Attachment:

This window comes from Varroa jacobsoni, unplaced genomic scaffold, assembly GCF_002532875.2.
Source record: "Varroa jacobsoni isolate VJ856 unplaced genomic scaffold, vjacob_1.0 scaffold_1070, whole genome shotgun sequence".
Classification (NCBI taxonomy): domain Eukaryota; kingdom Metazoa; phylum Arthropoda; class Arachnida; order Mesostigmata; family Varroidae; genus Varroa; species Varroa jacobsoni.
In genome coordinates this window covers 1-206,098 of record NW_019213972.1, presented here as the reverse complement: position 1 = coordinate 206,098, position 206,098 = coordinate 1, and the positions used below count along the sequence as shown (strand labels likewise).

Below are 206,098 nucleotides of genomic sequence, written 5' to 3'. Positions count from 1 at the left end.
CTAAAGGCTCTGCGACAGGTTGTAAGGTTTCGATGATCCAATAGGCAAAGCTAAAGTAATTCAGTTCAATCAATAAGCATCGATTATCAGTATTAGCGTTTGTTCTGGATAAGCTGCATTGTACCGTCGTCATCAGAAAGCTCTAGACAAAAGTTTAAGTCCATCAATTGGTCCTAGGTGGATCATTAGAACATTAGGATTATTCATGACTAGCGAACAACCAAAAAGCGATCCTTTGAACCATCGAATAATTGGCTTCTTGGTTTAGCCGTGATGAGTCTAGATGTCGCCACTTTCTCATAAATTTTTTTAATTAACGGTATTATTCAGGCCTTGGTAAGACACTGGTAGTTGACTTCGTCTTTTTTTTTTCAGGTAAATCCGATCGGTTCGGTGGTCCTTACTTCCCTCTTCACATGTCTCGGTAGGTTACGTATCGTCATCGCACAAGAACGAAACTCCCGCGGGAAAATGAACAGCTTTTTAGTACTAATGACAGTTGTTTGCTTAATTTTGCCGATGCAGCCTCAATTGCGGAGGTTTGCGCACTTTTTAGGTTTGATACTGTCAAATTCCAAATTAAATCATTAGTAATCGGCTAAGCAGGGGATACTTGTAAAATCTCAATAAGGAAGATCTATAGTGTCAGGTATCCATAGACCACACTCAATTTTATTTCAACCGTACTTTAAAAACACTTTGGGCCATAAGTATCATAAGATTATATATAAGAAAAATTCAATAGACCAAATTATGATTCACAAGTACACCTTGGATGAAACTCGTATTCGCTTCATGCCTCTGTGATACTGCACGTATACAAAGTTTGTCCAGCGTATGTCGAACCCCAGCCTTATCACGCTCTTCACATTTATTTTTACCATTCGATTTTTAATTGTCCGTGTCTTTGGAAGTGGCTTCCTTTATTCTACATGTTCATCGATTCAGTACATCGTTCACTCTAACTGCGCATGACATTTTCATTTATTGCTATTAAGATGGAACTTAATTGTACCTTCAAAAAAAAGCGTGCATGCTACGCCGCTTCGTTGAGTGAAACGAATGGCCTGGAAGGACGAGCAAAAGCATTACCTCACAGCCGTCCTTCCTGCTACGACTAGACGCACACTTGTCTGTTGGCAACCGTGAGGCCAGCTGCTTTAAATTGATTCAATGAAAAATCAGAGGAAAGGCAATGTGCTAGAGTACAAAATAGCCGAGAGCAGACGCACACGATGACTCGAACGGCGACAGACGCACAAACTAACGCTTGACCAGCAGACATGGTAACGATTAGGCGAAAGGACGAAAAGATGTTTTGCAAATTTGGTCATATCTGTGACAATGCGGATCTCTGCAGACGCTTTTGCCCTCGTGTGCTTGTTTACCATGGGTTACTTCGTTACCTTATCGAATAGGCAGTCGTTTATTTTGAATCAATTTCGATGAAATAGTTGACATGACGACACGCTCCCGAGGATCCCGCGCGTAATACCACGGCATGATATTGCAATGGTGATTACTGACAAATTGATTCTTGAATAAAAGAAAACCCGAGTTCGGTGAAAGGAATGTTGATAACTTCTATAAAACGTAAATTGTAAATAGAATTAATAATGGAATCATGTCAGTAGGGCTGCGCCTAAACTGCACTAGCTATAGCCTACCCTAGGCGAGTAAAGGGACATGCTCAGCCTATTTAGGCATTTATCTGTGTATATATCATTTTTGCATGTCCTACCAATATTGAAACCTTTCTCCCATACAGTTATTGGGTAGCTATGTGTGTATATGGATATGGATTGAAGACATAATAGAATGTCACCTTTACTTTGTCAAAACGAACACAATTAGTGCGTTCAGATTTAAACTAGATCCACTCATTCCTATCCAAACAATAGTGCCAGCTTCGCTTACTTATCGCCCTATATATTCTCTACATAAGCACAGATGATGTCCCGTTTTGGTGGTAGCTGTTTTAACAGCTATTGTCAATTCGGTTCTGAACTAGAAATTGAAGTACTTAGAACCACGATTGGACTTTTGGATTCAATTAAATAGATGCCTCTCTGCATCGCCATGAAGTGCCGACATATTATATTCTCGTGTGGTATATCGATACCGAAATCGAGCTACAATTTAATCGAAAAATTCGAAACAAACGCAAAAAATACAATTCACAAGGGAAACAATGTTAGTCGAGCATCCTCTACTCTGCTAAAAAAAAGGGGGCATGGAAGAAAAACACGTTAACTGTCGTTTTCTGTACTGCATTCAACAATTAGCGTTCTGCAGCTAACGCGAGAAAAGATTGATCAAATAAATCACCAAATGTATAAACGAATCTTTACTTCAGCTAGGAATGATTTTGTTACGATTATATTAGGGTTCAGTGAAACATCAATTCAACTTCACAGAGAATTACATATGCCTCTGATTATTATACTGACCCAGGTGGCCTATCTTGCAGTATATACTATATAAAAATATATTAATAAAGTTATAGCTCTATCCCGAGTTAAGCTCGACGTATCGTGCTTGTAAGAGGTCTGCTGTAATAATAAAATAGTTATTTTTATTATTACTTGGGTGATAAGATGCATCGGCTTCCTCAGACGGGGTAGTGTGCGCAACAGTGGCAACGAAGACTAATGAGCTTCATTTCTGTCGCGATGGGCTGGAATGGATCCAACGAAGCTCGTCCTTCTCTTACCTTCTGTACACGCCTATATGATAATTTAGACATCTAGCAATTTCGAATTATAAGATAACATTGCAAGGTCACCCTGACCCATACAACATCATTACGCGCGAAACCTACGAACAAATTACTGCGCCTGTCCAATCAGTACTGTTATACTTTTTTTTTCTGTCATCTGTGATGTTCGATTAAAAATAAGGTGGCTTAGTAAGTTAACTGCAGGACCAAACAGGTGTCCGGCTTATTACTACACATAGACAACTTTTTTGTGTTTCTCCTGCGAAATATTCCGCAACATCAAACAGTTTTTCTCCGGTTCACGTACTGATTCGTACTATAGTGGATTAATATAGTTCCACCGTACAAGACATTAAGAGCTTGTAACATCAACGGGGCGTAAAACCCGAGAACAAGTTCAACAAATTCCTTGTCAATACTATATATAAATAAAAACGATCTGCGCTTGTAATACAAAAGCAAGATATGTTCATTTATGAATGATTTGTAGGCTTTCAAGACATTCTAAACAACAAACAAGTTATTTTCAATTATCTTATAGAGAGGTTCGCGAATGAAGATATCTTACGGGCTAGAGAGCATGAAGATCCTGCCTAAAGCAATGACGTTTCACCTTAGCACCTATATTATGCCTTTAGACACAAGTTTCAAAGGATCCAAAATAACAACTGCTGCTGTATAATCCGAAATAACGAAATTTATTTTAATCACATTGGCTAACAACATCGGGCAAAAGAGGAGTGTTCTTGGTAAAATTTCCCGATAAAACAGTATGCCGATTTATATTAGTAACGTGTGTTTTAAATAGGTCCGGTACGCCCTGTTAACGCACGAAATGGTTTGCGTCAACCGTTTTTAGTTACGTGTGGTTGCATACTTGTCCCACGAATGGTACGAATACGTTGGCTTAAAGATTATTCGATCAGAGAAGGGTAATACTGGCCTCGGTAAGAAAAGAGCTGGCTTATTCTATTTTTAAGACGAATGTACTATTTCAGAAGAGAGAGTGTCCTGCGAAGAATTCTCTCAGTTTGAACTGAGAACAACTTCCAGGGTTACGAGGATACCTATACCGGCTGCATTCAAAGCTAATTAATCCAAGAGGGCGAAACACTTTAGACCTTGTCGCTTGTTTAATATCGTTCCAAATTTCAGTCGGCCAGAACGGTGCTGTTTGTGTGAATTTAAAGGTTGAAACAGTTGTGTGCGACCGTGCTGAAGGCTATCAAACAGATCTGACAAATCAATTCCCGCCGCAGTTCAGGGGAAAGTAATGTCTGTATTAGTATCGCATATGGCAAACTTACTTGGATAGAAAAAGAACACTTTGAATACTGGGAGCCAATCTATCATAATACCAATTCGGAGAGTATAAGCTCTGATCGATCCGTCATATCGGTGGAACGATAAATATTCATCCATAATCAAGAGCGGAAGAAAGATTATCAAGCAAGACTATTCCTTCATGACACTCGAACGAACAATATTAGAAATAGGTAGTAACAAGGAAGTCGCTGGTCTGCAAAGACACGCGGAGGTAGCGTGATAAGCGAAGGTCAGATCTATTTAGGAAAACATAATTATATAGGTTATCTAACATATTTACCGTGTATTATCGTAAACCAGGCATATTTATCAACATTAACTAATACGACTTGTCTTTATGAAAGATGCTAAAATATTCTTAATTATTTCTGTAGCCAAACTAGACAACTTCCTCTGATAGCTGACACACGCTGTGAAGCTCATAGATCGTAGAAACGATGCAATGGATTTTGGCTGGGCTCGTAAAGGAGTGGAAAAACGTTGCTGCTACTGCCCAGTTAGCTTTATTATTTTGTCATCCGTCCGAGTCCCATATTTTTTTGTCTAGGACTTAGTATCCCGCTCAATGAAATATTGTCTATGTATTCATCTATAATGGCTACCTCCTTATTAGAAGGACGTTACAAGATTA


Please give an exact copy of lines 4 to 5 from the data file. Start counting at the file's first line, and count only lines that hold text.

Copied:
In genome coordinates this window covers 1-206,098 of record NW_019213972.1, presented here as the reverse complement: position 1 = coordinate 206,098, position 206,098 = coordinate 1, and the positions used below count along the sequence as shown (strand labels likewise).

Below are 206,098 nucleotides of genomic sequence, written 5' to 3'. Positions count from 1 at the left end.